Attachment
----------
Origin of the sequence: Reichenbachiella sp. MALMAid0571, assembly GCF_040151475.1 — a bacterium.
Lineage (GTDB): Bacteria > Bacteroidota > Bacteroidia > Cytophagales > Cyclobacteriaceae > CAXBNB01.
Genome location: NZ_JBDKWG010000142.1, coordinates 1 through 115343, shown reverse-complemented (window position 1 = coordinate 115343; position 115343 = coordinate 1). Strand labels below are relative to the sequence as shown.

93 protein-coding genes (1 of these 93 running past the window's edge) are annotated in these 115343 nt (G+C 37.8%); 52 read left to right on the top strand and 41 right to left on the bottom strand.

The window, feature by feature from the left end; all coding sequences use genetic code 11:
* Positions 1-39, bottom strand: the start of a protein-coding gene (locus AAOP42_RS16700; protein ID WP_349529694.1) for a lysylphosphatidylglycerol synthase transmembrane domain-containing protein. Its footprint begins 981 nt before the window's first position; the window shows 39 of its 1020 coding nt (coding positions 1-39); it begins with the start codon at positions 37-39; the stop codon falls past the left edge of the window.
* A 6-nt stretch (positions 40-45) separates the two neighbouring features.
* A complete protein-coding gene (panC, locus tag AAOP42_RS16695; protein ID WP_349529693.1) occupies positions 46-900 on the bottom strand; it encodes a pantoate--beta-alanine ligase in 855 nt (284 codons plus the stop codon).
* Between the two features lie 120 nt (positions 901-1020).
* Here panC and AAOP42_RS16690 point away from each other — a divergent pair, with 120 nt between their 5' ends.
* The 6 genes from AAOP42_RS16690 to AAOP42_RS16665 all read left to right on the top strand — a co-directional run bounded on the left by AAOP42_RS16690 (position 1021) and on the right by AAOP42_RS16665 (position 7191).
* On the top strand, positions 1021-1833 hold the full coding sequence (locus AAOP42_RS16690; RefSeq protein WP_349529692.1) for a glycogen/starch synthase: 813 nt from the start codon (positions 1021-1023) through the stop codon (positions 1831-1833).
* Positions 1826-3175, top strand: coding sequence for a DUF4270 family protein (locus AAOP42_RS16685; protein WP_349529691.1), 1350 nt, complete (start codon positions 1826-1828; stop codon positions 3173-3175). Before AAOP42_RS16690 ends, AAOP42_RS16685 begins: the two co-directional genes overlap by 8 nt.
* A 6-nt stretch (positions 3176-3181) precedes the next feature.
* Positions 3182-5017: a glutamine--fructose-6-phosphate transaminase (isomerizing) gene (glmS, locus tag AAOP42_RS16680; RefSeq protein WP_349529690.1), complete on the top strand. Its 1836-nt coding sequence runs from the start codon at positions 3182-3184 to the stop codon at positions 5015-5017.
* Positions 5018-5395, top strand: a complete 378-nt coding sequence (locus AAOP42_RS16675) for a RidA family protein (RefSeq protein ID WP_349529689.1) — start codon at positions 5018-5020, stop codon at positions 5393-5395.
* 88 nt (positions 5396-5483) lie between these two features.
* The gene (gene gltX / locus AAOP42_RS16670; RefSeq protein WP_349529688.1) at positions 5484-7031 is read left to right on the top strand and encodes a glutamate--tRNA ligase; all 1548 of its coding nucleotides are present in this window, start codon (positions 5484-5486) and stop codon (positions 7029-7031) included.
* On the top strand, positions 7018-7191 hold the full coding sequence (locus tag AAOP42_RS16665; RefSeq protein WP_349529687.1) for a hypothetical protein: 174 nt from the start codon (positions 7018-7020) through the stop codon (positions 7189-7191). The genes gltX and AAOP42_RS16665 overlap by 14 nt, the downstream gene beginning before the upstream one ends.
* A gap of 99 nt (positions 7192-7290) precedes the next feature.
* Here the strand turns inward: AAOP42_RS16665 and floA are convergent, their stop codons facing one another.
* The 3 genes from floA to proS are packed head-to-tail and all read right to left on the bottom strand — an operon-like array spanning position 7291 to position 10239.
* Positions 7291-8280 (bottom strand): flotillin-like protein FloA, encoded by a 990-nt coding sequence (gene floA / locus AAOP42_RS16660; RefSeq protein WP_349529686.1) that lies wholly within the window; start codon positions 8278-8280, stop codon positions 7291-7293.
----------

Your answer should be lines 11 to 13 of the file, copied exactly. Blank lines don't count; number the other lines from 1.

* The 6 genes from AAOP42_RS16690 to AAOP42_RS16665 all read left to right on the top strand — a co-directional run bounded on the left by AAOP42_RS16690 (position 1021) and on the right by AAOP42_RS16665 (position 7191).
* On the top strand, positions 1021-1833 hold the full coding sequence (locus AAOP42_RS16690; RefSeq protein WP_349529692.1) for a glycogen/starch synthase: 813 nt from the start codon (positions 1021-1023) through the stop codon (positions 1831-1833).
* Positions 1826-3175, top strand: coding sequence for a DUF4270 family protein (locus AAOP42_RS16685; protein WP_349529691.1), 1350 nt, complete (start codon positions 1826-1828; stop codon positions 3173-3175). Before AAOP42_RS16690 ends, AAOP42_RS16685 begins: the two co-directional genes overlap by 8 nt.